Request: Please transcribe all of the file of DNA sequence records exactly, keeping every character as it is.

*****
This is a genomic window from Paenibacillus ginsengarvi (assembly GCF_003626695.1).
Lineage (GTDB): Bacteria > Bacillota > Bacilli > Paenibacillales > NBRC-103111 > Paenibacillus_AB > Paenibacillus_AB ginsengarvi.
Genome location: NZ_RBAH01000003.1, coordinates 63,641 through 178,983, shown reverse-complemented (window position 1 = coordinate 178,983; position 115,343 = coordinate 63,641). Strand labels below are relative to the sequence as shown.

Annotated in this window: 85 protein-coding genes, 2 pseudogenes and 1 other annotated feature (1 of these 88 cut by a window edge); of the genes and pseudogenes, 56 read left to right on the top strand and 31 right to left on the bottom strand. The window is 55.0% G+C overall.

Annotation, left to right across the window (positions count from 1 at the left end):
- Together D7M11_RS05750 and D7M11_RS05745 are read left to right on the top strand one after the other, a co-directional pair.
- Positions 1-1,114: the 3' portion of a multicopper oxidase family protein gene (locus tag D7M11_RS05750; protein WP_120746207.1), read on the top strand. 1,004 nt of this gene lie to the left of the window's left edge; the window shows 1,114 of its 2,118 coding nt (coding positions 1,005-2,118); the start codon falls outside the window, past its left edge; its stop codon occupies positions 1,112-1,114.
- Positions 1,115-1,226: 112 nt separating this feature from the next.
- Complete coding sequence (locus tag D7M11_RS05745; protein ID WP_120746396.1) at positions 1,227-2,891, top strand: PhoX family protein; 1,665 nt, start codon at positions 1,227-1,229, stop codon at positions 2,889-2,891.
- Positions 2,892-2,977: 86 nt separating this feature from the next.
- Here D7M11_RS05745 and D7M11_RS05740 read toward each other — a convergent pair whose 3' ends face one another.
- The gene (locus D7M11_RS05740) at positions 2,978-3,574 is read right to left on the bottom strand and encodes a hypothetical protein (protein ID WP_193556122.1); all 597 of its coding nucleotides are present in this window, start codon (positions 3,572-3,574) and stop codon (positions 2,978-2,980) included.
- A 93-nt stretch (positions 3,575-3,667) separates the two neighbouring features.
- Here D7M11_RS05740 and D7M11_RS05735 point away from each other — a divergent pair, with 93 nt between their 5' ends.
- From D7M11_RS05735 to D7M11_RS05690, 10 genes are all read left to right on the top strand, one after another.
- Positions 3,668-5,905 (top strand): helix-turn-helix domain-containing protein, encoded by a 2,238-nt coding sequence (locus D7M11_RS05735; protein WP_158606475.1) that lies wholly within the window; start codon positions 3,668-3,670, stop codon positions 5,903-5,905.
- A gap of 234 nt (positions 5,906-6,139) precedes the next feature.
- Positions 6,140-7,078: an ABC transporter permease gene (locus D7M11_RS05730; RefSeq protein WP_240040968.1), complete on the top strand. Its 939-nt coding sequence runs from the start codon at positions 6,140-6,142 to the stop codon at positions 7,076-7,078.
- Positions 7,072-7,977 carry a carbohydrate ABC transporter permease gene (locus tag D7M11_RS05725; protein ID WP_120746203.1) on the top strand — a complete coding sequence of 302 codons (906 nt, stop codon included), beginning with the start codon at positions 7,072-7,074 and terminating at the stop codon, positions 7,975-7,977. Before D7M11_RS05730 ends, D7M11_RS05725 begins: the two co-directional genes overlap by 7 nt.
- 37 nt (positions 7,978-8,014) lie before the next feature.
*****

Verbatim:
This is a genomic window from Paenibacillus ginsengarvi (assembly GCF_003626695.1).
Lineage (GTDB): Bacteria > Bacillota > Bacilli > Paenibacillales > NBRC-103111 > Paenibacillus_AB > Paenibacillus_AB ginsengarvi.
Genome location: NZ_RBAH01000003.1, coordinates 63,641 through 178,983, shown reverse-complemented (window position 1 = coordinate 178,983; position 115,343 = coordinate 63,641). Strand labels below are relative to the sequence as shown.

Annotated in this window: 85 protein-coding genes, 2 pseudogenes and 1 other annotated feature (1 of these 88 cut by a window edge); of the genes and pseudogenes, 56 read left to right on the top strand and 31 right to left on the bottom strand. The window is 55.0% G+C overall.

Annotation, left to right across the window (positions count from 1 at the left end):
- Together D7M11_RS05750 and D7M11_RS05745 are read left to right on the top strand one after the other, a co-directional pair.
- Positions 1-1,114: the 3' portion of a multicopper oxidase family protein gene (locus tag D7M11_RS05750; protein WP_120746207.1), read on the top strand. 1,004 nt of this gene lie to the left of the window's left edge; the window shows 1,114 of its 2,118 coding nt (coding positions 1,005-2,118); the start codon falls outside the window, past its left edge; its stop codon occupies positions 1,112-1,114.
- Positions 1,115-1,226: 112 nt separating this feature from the next.
- Complete coding sequence (locus tag D7M11_RS05745; protein ID WP_120746396.1) at positions 1,227-2,891, top strand: PhoX family protein; 1,665 nt, start codon at positions 1,227-1,229, stop codon at positions 2,889-2,891.
- Positions 2,892-2,977: 86 nt separating this feature from the next.
- Here D7M11_RS05745 and D7M11_RS05740 read toward each other — a convergent pair whose 3' ends face one another.
- The gene (locus D7M11_RS05740) at positions 2,978-3,574 is read right to left on the bottom strand and encodes a hypothetical protein (protein ID WP_193556122.1); all 597 of its coding nucleotides are present in this window, start codon (positions 3,572-3,574) and stop codon (positions 2,978-2,980) included.
- A 93-nt stretch (positions 3,575-3,667) separates the two neighbouring features.
- Here D7M11_RS05740 and D7M11_RS05735 point away from each other — a divergent pair, with 93 nt between their 5' ends.
- From D7M11_RS05735 to D7M11_RS05690, 10 genes are all read left to right on the top strand, one after another.
- Positions 3,668-5,905 (top strand): helix-turn-helix domain-containing protein, encoded by a 2,238-nt coding sequence (locus D7M11_RS05735; protein WP_158606475.1) that lies wholly within the window; start codon positions 3,668-3,670, stop codon positions 5,903-5,905.
- A gap of 234 nt (positions 5,906-6,139) precedes the next feature.
- Positions 6,140-7,078: an ABC transporter permease gene (locus D7M11_RS05730; RefSeq protein WP_240040968.1), complete on the top strand. Its 939-nt coding sequence runs from the start codon at positions 6,140-6,142 to the stop codon at positions 7,076-7,078.
- Positions 7,072-7,977 carry a carbohydrate ABC transporter permease gene (locus tag D7M11_RS05725; protein ID WP_120746203.1) on the top strand — a complete coding sequence of 302 codons (906 nt, stop codon included), beginning with the start codon at positions 7,072-7,074 and terminating at the stop codon, positions 7,975-7,977. Before D7M11_RS05730 ends, D7M11_RS05725 begins: the two co-directional genes overlap by 7 nt.
- 37 nt (positions 7,978-8,014) lie before the next feature.